respect Meaning, Definition & Usage

  1. noun (usually preceded by `in') a detail or point
    • it differs in that respect
  2. noun the condition of being honored (esteemed or respected or well regarded)
    regard; esteem.
    • it is held in esteem
    • a man who has earned high regard
  3. noun an attitude of admiration or esteem
    regard; esteem.
    • she lost all respect for him
  4. noun a courteous expression (by word or deed) of esteem or regard
    • his deference to her wishes was very flattering
    • be sure to give my respects to the dean
  5. noun behavior intended to please your parents
    • their children were never very strong on obedience
    • he went to law school out of respect for his father's wishes
  6. noun a feeling of friendship and esteem
    • she mistook his manly regard for love
    • he inspires respect
  7. noun courteous regard for people's feelings
    deference; respectfulness.
    • in deference to your wishes
    • out of respect for his privacy
  8. verb regard highly; think much of
    prise; esteem; value; prize.
    • I respect his judgement
    • We prize his creativity
  9. verb show respect towards
    abide by; observe; honor; honour.
    • honor your parents!


Re*spect" transitive verb
L. respectare, v. intens. from respicere, respectum, to look back, respect; pref. re- re- + specere, spicere, to look, to view: cf. F. respecter. See Spy, and cf. Respite.
imperfect & past participle Respected; present participle & verbal noun Respecting
  1. To take notice of; to regard with special attention; to regard as worthy of special consideration; hence, to care for; to heed.
    Thou respectest not spilling Edward's blood. Shak.
    In orchards and gardens, we do not so much respect beauty as variety of ground for fruits, trees, and herbs. Bacon.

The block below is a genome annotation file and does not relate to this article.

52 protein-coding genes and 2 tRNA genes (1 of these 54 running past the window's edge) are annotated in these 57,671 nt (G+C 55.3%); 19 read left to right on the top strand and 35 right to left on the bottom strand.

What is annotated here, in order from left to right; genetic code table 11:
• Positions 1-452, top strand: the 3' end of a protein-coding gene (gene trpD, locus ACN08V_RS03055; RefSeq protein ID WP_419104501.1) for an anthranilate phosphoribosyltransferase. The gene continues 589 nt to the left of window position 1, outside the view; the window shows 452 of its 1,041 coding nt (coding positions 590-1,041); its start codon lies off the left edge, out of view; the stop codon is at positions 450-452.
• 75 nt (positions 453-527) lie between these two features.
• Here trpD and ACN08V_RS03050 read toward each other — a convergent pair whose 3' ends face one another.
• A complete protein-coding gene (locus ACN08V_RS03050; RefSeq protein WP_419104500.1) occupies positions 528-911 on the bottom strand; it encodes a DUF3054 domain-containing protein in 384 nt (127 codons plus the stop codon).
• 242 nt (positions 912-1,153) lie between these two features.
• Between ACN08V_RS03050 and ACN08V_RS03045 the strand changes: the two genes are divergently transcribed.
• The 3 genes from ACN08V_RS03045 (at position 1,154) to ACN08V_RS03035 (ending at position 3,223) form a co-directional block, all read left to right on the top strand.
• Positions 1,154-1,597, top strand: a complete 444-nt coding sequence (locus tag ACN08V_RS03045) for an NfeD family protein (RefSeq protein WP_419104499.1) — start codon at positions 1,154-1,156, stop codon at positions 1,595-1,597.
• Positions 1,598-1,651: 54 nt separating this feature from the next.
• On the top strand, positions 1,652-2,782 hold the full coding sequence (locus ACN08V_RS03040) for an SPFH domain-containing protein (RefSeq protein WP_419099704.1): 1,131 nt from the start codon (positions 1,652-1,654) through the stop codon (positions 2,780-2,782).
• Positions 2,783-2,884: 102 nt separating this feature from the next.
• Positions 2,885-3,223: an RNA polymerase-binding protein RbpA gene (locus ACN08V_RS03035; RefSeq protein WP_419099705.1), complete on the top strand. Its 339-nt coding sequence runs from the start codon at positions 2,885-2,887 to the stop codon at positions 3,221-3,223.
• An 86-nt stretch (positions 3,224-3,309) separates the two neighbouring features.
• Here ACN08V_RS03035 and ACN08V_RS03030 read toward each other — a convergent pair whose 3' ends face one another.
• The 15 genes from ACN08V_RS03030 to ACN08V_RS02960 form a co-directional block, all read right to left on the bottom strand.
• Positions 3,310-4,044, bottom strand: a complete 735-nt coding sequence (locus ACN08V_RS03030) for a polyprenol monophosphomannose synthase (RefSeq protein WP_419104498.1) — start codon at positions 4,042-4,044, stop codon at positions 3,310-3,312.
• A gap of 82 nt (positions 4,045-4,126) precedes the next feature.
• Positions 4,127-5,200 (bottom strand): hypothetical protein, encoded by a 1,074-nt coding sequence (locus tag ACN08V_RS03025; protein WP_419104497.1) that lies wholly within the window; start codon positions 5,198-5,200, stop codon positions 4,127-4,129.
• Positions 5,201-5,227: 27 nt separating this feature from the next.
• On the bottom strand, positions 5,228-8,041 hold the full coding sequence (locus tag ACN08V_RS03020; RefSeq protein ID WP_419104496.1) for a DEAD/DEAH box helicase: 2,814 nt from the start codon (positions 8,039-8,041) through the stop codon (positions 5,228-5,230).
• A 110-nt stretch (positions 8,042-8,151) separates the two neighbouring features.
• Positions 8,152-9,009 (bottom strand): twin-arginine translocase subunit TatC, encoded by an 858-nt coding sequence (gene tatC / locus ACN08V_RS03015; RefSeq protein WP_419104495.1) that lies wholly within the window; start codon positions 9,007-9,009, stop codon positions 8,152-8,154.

2. To consider worthy of esteem; to regard with honor. "I do respect thee as my soul." Shak.
  3. To look toward; to front upon or toward. Obs.
    Palladius adviseth the front of his house should so respect the uth. Sir T. Browne.
  4. To regard; to consider; to deem. Obs.
    To whom my father gave this name of Gaspar, And as his own respected him to death. B. Jonson.
  5. To have regard to; to have reference to; to relateto; as, the treaty particularly respects our commerce. Syn. -- To regard; esteem; honor; revere; venerate.
Re*spect" noun
L. respectus: cf. F. respect. See Respect, v., and cf. Respite.
  1. The act of noticing with attention; the giving particular consideration to; hence, care; caution.
    But he it well did ward with wise respect. Spenser.
  2. Esteem; regard; consideration; honor.
    Seen without awe, and served without respect. Prior.
    The same men treat the Lord's Day with as little respect. R. Nelson.
  3. pl. An expression of respect of deference; regards; as, to send one's respects to another.
  4. Reputation; repute. Obs.
    Many of the best respect in Rome. Shak.
  5. Relation; reference; regard.
    They believed but one Supreme Deity, which, with respect to the various benefits men received from him, had several titles. Tillotson.
  6. Particular; point regarded; point of view; as, in this respect; in any respect; in all respects.
    Everything which is imperfect, as the world must be acknowledged in many respects. Tillotson.
    In one respect I'll be thy assistant. Shak.
  7. Consideration; motive; interest. Obs. "Whatever secret respects were likely to move them." Hooker.
    To the publik good Private respects must yield. Milton.
    Syn. -- Deference; attention; regard; consideration; estimation. See Deference.

Webster 1913